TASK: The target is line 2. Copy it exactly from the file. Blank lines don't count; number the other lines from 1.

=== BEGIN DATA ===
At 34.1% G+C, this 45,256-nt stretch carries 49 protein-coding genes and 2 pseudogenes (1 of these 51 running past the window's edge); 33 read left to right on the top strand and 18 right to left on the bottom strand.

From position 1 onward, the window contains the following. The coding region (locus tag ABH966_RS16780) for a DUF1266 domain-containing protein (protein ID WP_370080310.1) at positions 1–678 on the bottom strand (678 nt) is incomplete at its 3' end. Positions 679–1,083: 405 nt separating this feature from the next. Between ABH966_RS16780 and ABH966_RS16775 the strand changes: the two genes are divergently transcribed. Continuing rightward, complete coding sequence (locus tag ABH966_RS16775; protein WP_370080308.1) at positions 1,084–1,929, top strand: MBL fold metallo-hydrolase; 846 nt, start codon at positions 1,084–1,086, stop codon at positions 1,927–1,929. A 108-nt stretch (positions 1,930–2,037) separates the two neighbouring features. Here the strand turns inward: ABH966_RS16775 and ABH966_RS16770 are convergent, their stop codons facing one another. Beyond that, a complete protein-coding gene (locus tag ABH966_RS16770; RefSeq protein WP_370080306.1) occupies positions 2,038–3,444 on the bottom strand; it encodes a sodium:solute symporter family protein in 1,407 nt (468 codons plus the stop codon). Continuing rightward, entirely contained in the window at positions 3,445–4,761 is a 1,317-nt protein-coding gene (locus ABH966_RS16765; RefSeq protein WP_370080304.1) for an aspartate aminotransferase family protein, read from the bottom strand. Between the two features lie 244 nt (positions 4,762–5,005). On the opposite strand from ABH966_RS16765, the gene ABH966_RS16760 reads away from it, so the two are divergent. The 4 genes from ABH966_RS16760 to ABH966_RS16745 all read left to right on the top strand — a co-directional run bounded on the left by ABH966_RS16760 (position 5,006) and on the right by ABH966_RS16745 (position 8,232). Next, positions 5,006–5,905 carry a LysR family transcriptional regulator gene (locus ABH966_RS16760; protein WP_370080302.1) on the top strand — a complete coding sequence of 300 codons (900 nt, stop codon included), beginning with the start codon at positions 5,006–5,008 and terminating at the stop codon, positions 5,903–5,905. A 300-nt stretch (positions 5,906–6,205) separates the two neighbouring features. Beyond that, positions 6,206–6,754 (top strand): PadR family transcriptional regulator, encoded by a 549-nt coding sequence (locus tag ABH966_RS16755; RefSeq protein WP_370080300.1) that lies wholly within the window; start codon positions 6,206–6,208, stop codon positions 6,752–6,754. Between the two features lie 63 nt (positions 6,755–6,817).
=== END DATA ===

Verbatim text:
From position 1 onward, the window contains the following. The coding region (locus tag ABH966_RS16780) for a DUF1266 domain-containing protein (protein ID WP_370080310.1) at positions 1–678 on the bottom strand (678 nt) is incomplete at its 3' end. Positions 679–1,083: 405 nt separating this feature from the next. Between ABH966_RS16780 and ABH966_RS16775 the strand changes: the two genes are divergently transcribed. Continuing rightward, complete coding sequence (locus tag ABH966_RS16775; protein WP_370080308.1) at positions 1,084–1,929, top strand: MBL fold metallo-hydrolase; 846 nt, start codon at positions 1,084–1,086, stop codon at positions 1,927–1,929. A 108-nt stretch (positions 1,930–2,037) separates the two neighbouring features. Here the strand turns inward: ABH966_RS16775 and ABH966_RS16770 are convergent, their stop codons facing one another. Beyond that, a complete protein-coding gene (locus tag ABH966_RS16770; RefSeq protein WP_370080306.1) occupies positions 2,038–3,444 on the bottom strand; it encodes a sodium:solute symporter family protein in 1,407 nt (468 codons plus the stop codon). Continuing rightward, entirely contained in the window at positions 3,445–4,761 is a 1,317-nt protein-coding gene (locus ABH966_RS16765; RefSeq protein WP_370080304.1) for an aspartate aminotransferase family protein, read from the bottom strand. Between the two features lie 244 nt (positions 4,762–5,005). On the opposite strand from ABH966_RS16765, the gene ABH966_RS16760 reads away from it, so the two are divergent. The 4 genes from ABH966_RS16760 to ABH966_RS16745 all read left to right on the top strand — a co-directional run bounded on the left by ABH966_RS16760 (position 5,006) and on the right by ABH966_RS16745 (position 8,232). Next, positions 5,006–5,905 carry a LysR family transcriptional regulator gene (locus ABH966_RS16760; protein WP_370080302.1) on the top strand — a complete coding sequence of 300 codons (900 nt, stop codon included), beginning with the start codon at positions 5,006–5,008 and terminating at the stop codon, positions 5,903–5,905. A 300-nt stretch (positions 5,906–6,205) separates the two neighbouring features. Beyond that, positions 6,206–6,754 (top strand): PadR family transcriptional regulator, encoded by a 549-nt coding sequence (locus tag ABH966_RS16755; RefSeq protein WP_370080300.1) that lies wholly within the window; start codon positions 6,206–6,208, stop codon positions 6,752–6,754. Between the two features lie 63 nt (positions 6,755–6,817).